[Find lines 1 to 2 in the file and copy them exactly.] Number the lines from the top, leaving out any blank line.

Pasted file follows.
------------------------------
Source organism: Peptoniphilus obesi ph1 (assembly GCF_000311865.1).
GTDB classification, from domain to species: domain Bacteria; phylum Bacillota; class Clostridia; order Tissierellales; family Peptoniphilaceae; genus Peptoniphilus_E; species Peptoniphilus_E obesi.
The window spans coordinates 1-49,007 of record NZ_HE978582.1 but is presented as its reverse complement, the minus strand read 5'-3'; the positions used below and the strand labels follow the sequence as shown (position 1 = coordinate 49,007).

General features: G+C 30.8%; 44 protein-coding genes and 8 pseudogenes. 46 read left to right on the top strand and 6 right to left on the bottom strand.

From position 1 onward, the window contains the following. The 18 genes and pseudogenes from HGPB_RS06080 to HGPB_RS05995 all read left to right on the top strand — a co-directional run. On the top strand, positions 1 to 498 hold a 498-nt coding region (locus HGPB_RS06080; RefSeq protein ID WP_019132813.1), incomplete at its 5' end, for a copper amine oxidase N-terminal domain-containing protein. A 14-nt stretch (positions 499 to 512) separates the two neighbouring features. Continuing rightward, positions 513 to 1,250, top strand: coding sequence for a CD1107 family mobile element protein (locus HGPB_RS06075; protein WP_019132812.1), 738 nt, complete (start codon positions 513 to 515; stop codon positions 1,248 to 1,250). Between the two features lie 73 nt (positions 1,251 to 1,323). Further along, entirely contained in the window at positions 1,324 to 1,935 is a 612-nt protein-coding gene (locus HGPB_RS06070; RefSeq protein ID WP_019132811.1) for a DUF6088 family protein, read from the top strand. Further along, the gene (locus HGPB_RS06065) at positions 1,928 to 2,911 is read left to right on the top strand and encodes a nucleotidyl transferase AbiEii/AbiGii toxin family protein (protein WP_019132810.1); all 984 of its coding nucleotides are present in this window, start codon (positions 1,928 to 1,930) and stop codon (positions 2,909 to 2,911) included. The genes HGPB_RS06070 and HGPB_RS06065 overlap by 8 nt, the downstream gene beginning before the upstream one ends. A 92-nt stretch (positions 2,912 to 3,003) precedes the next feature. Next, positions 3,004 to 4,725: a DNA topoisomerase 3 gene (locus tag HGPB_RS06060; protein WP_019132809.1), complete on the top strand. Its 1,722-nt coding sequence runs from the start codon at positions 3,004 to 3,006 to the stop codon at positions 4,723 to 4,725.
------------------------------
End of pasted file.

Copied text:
Source organism: Peptoniphilus obesi ph1 (assembly GCF_000311865.1).
GTDB classification, from domain to species: domain Bacteria; phylum Bacillota; class Clostridia; order Tissierellales; family Peptoniphilaceae; genus Peptoniphilus_E; species Peptoniphilus_E obesi.